Anglican chief rebukes Marylander's election
The Archbishop of Canterbury has issued a sharp rebuke of the election Saturday of Marylander Mary D. Glasspool as the first openly lesbian bishop in the worldwide Anglican communion.
“The election of Mary Glasspool by the Diocese of Los Angeles as suffragan bishop elect raises very serious questions not just for the Episcopal Church and its place in the Anglican Communion, but for the Communion as a whole,” Rowan Williams, head of the Protestant denomination, said in a statement released Sunday.
“The process of selection however is only part complete. The election has to be confirmed, or could be rejected, by diocesan bishops and diocesan standing committees. That decision will have very important implications.
“The bishops of the Communion have collectively acknowledged that a period of gracious restraint in respect of actions which are contrary to the mind of the Communion is necessary if our bonds of mutual affection are to hold.”
Glasspool, canon to the bishops of the Episcopal Diocese of Maryland, was elected bishop suffragan of the Episcopal Diocese of Los Angeles on Saturday. The Annapolis resident is to be installed in May, pending the consent of the bishops and standing committees of the 108 other Episcopal dioceses of the United States.
In a release, Bishop of Los Angeles J. Jon Bruno said the denial of consent “would be a violation of the canons of this church. At our last General Convention, we said we are nondiscriminatory.”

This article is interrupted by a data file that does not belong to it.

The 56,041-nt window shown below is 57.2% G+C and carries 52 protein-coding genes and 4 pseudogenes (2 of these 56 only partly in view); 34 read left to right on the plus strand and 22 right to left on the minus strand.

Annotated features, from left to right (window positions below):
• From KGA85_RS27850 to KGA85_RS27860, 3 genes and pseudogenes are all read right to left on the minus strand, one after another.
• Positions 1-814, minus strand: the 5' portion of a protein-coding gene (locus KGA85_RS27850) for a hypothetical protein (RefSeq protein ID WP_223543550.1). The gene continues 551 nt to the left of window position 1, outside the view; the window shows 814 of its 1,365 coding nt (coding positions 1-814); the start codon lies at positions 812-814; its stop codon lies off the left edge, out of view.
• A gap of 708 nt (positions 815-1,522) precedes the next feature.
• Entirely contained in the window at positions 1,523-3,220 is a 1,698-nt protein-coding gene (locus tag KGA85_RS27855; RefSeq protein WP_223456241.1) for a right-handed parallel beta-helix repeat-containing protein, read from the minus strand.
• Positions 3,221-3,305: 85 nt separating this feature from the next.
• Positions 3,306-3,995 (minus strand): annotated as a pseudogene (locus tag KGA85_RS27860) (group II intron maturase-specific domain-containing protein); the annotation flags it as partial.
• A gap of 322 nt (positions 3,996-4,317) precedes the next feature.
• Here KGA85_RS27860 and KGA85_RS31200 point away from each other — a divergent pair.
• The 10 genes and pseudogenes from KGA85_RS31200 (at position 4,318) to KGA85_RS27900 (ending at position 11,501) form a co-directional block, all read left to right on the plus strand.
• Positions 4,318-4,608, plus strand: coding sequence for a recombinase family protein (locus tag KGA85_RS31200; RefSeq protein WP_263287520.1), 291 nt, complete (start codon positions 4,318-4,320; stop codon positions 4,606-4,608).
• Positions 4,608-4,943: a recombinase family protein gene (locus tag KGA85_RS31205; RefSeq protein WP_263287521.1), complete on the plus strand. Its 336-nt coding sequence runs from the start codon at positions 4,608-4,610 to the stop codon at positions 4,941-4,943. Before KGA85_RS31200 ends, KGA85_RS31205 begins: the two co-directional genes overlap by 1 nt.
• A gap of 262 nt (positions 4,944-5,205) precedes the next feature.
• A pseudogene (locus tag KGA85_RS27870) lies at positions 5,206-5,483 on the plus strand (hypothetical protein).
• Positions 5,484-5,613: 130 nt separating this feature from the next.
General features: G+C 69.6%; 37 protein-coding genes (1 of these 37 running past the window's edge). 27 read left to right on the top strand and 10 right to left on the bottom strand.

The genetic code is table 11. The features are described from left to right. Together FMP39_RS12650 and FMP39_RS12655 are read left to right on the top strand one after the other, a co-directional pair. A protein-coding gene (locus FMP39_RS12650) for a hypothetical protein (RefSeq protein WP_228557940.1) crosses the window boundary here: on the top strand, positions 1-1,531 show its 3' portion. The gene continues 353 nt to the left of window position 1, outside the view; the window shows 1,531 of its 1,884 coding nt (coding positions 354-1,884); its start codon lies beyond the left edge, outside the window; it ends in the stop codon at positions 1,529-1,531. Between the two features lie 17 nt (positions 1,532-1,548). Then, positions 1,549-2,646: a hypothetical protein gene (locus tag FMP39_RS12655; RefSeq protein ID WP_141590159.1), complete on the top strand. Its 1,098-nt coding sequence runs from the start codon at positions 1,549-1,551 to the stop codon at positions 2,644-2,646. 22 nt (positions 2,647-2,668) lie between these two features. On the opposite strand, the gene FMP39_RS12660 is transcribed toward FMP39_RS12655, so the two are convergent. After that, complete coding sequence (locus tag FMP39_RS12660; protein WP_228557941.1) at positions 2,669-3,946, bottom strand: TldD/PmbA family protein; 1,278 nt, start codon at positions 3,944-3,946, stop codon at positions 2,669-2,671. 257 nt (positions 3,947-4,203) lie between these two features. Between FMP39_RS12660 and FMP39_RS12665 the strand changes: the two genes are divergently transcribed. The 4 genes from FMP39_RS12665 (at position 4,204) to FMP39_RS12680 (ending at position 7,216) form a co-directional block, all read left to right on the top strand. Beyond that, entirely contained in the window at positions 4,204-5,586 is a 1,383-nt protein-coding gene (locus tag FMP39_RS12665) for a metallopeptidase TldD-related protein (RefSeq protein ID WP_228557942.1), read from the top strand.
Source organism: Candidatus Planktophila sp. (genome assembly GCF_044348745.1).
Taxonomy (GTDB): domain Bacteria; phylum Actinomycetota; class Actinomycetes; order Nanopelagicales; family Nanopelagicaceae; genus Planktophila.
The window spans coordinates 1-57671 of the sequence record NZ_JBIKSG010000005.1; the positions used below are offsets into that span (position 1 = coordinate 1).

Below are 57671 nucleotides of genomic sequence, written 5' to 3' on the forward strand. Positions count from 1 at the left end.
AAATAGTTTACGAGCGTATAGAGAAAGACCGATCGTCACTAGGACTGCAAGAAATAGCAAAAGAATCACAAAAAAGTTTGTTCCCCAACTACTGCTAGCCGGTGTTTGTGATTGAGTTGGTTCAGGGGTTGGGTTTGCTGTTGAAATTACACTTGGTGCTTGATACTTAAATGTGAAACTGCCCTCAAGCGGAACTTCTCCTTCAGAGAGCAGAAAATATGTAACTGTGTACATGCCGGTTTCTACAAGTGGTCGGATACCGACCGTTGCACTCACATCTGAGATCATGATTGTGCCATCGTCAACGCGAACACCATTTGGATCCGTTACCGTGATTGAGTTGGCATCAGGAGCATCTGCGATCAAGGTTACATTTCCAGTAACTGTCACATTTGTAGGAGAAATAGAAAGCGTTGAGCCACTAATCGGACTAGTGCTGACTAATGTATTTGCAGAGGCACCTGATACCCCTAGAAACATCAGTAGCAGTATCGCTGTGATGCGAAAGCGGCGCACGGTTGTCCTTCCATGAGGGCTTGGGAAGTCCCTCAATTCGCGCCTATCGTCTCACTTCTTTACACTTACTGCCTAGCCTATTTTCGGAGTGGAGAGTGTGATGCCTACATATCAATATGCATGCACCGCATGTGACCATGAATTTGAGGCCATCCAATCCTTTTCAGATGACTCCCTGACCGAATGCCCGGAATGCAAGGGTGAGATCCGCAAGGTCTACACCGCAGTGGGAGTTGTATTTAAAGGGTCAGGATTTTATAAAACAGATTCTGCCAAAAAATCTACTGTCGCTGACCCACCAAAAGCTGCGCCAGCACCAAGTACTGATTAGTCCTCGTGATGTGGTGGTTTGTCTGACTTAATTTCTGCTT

Bruno, whom Glasspool would assist as bishop suffragan, acknowledged rumors of a concerted effort not to give consent over her sexuality. Glasspool has been in a committed relationship with her partner for two decades.
"I would remind the Episcopal church and the House of Bishops they need to be conscientious about respecting the canons of the church and the baptismal covenant to respect the dignity of every human being,” Bruno said. “To not consent in this country out of fear of the reaction elsewhere in the Anglican Communion is to capitulate to titular heads."
Glasspool would be the first openly gay bishop chosen since the 2003 election of V. Gene Robinson of New Hampshire brought a longstanding divide over homosexuality within the church out into the open.
“I’m very excited about the future of the whole Episcopal Church, and I see the Diocese of Los Angeles leading the way into that future,” Glasspool, 55, told delegates at the diocese’s annual convention. “Thanks be to our loving, surprising God. I look forward, in the coming months, to getting to know you all better, as together we build up the Body of Christ for the world.”
Ordained in 1981, Glasspool served in parishes in Philadelphia and Boston and St. Margaret’s in Annapolis before becoming canon to the bishops in 2001, according to the release. She has served on the diocese’s Standing Committee, the board of Episcopal Community Services of Maryland, and has been elected four times to head the deputation to General Convention.
The Right Rev. Eugene Taylor Sutton, bishop of Maryland, offered congratulations.
“This is a great day in the life of the Episcopal Church,” he said in a statement on Saturday. “I have often said that the staff of the Diocese of Maryland is one of the finest in the Church. When one of its members is called to other important positions in the church, then all of us are honored. As canon to the bishops since 2001, Mary has distinguished herself as a faithful and gifted priest who is well prepared to assume the mantle of leadership incumbent upon a bishop.”
Glasspool’s election comes months after the Episcopal General Convention, the principal governing body of the church in the United States, voted to declare homosexuals eligible for any ordained ministry and began writing prayers to bless gay unions.
A smaller group has broken away to form the Anglican Church of North America, a conservative body seeking separate recognition within the worldwide Anglican Communion. The Vatican, meanwhile, has announced plans to make it easier for disaffected conservative Anglicans to join the Catholic Church.